Stay Alert for Laminitis this Fall

Equine laminitis isn't just a springtime problem. Here's why you need to remain on guard for laminitis well into the fall.
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Equine laminitis isn't just a springtime problem. Here's why you need to remain on guard for laminitis well into the fall.

With spring a distant memory, you may think the risk of laminitis is well behind you. Don't be fooled by late summer's dried and sparse pastures, however. They can still precipitate the devastating hoof condition in susceptible horses.

Elevated fructan levels in pasture grass can trigger laminitis in late summer and early fall. ©EQUUS

Elevated fructan levels in pasture grass can trigger laminitis in late summer and early fall. ©EQUUS

Fructan is the sugar in grass that triggers laminitis. Although we commonly think of lush, green grass as the riskiest forage, fructan levels in pasture increase during times of stress and arrested growth, such as during a drought.

In addition, a flush of growth with the return of moisture, followed by noticeably lower nighttime temperatures, can set up conditions in which fructan levels rise. Fructan is found in cool-season grasses commonly used in pastures, such as bluegrass and orchard grass. It's important to note, however, that the type of grass doesn't have as much to do with fructan levels as the growing conditions.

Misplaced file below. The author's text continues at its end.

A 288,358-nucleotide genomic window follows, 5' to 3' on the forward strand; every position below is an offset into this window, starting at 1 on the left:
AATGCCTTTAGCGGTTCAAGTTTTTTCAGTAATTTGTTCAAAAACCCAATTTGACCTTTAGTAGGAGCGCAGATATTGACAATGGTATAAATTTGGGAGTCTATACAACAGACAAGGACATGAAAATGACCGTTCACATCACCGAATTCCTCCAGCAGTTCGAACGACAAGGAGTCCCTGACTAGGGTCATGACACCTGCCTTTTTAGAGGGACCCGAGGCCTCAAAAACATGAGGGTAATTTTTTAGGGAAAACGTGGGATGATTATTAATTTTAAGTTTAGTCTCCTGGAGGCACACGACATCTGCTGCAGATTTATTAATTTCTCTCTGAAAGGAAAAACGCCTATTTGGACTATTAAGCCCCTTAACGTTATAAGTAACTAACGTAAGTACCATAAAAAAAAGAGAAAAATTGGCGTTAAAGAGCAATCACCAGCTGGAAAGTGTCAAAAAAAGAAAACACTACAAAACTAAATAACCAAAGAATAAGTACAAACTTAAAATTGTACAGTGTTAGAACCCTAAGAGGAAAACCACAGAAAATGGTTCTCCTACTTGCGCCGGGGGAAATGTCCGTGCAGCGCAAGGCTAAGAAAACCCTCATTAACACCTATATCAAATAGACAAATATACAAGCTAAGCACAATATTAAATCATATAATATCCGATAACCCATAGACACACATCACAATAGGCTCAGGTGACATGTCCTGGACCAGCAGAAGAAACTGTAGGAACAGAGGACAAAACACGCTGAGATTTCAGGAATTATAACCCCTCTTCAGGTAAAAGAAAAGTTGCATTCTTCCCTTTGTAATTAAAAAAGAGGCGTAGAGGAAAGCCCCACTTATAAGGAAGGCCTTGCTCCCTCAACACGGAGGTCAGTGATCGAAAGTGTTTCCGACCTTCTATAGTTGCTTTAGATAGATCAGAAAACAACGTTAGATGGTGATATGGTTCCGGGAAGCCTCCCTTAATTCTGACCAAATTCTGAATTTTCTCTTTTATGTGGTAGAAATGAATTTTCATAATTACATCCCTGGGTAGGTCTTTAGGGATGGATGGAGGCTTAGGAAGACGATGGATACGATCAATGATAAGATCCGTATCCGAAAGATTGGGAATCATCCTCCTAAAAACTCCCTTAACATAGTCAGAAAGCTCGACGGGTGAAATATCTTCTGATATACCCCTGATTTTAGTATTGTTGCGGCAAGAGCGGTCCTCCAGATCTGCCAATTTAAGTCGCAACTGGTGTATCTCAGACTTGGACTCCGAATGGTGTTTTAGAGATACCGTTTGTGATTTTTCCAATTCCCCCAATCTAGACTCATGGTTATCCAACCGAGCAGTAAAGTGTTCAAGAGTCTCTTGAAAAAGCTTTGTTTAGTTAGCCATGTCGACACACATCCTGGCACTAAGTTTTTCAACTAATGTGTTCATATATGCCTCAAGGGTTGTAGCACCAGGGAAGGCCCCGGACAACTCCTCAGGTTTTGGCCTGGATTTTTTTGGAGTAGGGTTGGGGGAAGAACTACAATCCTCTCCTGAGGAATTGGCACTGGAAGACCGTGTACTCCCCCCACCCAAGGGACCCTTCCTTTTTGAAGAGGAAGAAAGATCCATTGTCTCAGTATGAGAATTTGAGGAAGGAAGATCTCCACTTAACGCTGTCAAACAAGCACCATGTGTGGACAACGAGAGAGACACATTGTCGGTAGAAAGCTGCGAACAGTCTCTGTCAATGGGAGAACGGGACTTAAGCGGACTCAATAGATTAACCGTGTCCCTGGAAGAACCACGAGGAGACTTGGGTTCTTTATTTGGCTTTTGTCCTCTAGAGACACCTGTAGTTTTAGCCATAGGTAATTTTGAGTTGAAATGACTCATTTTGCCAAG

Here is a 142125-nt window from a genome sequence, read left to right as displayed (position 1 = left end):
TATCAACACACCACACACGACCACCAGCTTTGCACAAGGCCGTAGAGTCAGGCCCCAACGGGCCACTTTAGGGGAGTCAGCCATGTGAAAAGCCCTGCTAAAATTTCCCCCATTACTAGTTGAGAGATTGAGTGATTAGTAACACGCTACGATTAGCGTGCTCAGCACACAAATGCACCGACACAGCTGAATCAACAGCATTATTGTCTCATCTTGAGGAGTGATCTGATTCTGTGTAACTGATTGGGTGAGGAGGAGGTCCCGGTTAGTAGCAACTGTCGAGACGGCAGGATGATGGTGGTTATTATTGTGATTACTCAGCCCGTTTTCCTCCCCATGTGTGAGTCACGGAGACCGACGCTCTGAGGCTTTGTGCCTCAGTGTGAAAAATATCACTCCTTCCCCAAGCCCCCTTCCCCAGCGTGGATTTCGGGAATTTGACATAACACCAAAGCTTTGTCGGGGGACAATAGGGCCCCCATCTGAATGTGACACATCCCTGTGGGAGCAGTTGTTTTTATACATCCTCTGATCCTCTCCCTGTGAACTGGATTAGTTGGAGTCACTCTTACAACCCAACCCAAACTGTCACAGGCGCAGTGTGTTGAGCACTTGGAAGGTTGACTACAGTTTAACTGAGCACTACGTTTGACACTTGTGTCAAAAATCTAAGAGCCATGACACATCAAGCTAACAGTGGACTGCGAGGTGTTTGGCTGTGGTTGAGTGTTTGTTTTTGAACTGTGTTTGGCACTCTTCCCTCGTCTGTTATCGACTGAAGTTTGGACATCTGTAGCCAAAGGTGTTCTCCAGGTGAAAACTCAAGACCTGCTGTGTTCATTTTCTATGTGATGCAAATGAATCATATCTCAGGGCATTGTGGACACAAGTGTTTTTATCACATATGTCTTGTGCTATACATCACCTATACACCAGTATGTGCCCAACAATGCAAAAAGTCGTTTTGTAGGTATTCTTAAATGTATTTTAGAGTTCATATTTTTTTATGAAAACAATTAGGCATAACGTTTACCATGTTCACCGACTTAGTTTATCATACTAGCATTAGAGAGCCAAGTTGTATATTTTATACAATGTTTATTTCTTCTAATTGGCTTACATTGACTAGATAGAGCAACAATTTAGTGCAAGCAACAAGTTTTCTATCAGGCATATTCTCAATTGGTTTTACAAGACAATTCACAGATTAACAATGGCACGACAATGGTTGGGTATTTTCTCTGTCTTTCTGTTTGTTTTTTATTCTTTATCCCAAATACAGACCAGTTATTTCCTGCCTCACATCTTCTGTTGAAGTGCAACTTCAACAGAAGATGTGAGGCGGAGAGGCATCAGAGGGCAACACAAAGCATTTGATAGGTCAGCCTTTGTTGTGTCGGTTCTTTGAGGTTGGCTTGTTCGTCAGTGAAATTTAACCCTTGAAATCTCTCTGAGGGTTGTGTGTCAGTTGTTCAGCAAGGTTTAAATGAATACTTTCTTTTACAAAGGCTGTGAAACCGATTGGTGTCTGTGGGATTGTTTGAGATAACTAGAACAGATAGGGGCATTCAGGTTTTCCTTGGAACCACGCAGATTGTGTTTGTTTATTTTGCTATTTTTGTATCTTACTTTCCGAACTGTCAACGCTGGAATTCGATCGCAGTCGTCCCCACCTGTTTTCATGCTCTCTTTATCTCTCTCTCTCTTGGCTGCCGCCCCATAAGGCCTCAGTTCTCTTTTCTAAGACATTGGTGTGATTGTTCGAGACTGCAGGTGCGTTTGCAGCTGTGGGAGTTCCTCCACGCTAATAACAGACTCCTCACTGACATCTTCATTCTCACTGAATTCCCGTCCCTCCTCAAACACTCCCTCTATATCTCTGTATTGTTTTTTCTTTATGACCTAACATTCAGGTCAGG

If you have a horse who is at increased risk of laminitis, one who is insulin resistant or obese, for example, or has previously had the condition remain vigilant throughout the late summer and early fall. This may mean keeping him muzzled a few weeks longer or moving him onto a dry lot. (Take this time to look critically at each horse's body condition and make other feed changes as needed, too.)

In addition, try to ride your at-risk horse regularly. Exercise can also help reduce the risk of laminitis.